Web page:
You may have seen another post of mine where I was concerned about the tone of the engine recently. This is following that so I'm wondering if they could be connected somehow? The only code I have at the moment is p0441 which I used to solve by tightening the gas cap.

Anyway, I have some investigating to do. Hope it's just something simple that can be fixed by removing the serpentine belt.
 

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Discussion Starter #11
According to comments in this video, I should ot be driving it:

Sound is pretty darn similar. And I can't believe I'm going to have to re-do the timing belt again if it's a bad tensioner.
 

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Shut it down until you find out where the noise is coming from. While it's difficult to diagnose online, perhaps a video of the sound will help. Follow what ylwagon said to diagnose the noise.
 

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Discussion Starter #13
Shut it down until you find out where the noise is coming from. While it's difficult to diagnose online, perhaps a video of the sound will help. Follow what ylwagon said to diagnose the noise.
The mystery deepens...On my afternoon commute rattle was gone. Parked it at home, took the dog for a walk, just drove it again and no rattle. I'm too much of a pessimist to think it's gone for good though. If this helps narrow down a problem let me know.
 

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Usually I tell people a difficult to hear or intermittent noise will worsen to the point it is easy to diagnose. Not comforting, but generally true.
 

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Discussion Starter #15
Usually I tell people a difficult to hear or intermittent noise will worsen to the point it is easy to diagnose. Not comforting, but generally true.
Does anyone have a simple way for me to check behind the timing belt cover? I'm only going to drive it back to my house from my mom's where it's been parked but I want to confirm some things first.
 

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The upper timing belt covers can be un-clipped and removed for a better look and listen. You can also drive with them removed, although when done inspecting I would re-install them.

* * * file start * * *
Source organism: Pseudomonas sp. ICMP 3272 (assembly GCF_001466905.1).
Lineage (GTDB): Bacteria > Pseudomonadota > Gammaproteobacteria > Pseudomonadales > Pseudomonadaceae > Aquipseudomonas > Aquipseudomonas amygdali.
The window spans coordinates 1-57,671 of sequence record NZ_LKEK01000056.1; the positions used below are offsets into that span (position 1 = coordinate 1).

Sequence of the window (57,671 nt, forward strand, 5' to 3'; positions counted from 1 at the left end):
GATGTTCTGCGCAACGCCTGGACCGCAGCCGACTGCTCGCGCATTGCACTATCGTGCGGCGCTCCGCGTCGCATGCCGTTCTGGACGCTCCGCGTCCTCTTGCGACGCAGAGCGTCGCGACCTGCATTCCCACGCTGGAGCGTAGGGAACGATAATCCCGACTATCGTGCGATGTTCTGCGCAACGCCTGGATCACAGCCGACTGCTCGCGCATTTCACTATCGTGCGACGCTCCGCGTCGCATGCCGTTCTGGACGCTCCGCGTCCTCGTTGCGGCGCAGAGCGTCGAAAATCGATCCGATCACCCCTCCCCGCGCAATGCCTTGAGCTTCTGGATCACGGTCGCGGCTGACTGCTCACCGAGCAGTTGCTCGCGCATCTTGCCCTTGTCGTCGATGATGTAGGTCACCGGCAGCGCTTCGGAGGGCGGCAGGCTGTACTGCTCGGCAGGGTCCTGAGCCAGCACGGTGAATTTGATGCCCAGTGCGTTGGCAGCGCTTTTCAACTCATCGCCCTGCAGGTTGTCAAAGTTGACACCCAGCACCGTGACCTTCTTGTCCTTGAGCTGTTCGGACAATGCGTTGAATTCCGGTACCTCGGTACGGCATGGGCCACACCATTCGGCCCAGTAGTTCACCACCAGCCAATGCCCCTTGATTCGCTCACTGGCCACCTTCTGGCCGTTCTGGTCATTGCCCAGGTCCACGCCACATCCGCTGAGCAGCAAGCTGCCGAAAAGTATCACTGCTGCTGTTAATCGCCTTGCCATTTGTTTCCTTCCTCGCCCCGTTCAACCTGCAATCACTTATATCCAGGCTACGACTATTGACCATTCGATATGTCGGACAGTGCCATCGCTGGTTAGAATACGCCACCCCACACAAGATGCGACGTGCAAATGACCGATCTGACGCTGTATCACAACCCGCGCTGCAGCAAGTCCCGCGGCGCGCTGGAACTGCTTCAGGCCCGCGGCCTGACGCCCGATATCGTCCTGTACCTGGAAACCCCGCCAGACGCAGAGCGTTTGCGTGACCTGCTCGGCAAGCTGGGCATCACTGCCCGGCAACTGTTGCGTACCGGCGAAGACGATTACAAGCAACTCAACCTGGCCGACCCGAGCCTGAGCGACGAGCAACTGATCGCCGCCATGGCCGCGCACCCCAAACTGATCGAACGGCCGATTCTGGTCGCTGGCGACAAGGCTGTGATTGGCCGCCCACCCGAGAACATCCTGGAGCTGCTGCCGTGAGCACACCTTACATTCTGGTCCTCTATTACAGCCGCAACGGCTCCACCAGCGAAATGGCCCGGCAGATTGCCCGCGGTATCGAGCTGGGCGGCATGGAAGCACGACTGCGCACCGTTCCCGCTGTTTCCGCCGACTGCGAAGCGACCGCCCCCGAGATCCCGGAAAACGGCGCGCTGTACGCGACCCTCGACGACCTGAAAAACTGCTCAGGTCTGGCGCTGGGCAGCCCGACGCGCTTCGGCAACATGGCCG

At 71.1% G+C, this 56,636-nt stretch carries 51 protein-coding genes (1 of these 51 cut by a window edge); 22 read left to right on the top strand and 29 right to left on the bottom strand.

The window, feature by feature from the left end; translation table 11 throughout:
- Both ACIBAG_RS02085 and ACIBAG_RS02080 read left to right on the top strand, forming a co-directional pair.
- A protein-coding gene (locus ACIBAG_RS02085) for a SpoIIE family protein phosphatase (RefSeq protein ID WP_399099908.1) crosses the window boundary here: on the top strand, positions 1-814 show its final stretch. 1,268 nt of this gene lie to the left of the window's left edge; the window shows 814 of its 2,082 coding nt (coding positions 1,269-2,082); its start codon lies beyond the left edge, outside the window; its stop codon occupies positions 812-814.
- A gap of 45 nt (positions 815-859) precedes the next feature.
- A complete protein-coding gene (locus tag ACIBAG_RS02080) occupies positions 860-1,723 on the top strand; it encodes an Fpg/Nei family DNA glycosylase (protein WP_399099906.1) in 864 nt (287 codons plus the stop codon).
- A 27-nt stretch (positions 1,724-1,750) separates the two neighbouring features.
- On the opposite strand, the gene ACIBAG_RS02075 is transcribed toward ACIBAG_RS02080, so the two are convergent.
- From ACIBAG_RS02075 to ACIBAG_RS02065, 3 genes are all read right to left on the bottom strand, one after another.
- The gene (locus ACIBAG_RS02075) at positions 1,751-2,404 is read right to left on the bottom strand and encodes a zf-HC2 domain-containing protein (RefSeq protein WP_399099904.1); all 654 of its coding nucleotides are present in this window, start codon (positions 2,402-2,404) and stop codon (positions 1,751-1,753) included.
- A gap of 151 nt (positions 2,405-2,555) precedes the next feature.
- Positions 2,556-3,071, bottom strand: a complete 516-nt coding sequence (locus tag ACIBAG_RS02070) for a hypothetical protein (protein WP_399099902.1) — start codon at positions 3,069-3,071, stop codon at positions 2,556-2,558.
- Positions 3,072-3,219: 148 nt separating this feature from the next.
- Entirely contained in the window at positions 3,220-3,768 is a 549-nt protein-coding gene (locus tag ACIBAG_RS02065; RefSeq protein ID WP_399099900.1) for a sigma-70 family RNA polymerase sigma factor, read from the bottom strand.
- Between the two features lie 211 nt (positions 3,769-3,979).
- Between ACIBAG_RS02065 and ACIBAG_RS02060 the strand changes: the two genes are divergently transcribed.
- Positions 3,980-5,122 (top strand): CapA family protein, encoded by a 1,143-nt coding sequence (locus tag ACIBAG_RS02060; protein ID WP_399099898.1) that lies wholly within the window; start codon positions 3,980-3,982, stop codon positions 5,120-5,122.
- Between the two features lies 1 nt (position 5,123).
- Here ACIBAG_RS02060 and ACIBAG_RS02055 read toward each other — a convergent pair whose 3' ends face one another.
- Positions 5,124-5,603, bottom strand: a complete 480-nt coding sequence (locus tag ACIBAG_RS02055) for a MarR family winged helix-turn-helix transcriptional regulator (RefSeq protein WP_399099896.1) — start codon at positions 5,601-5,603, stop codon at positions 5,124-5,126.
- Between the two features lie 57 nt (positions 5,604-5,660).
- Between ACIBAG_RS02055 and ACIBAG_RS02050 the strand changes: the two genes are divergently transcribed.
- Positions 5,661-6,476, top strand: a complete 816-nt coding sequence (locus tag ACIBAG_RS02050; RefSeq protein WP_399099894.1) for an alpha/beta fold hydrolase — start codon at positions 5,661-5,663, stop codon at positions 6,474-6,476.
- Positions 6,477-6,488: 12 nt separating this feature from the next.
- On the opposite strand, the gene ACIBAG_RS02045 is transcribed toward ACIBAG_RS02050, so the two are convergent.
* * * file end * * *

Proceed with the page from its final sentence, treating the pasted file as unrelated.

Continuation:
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Discussion Starter #17
The upper timing belt covers can be un-clipped and removed for a better look and listen. You can also drive with them removed, although when done inspecting I would re-install them.
Thanks, it's been a couple of years since I've been in there. Couldn't remember if the fan had to be pulled off first. I won't be able to see the tensioners though will I? That's my chief concern at this point. I've been reading a lot about failures from the ECS kit and it's usually the tensioners. If it does end up being an issue I hope I have some recourse with ECS Tuning- It's been less than 10K miles.
 

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I don't think you'll see enough of the tensioner to make an assessment, but its easy to give the belt a twist, at say the passenger side under the sprocket; should not go past 90 degrees, if that.
 

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Discussion Starter #19
I don't think you'll see enough of the tensioner to make an assessment, but its easy to give the belt a twist, at say the passenger side under the sprocket; should not go past 90 degrees, if that.

Took the covers off and checked for deflection this weekend-Nada. Drove the car this morning and the rattle does seem to have disappeared, I'll have to wait and see if it returns and then try to take a look/listen when I know it's there. How bad is it to drive with the covers off? Is the danger that a rock or pebble might jump up into the pulleys?

Couple of things I did notice: When I parked and revved the engine up to about 6000 rpms I would get a screech/squeal every time. Not sure if that's related to the noise I had been hearing.

Also noticed some smoke from an oil leak I had already fixed which has sprung again, so pretty bummed about that.
 

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How bad is it to drive with the covers off? Is the danger that a rock or pebble might jump up into the pulleys?
If you drive on gravel roads all day without a belly shield, it might be possible, but I doubt that there is actually much risk. But keeping dust and water away from the critical timing components is not a bad thing.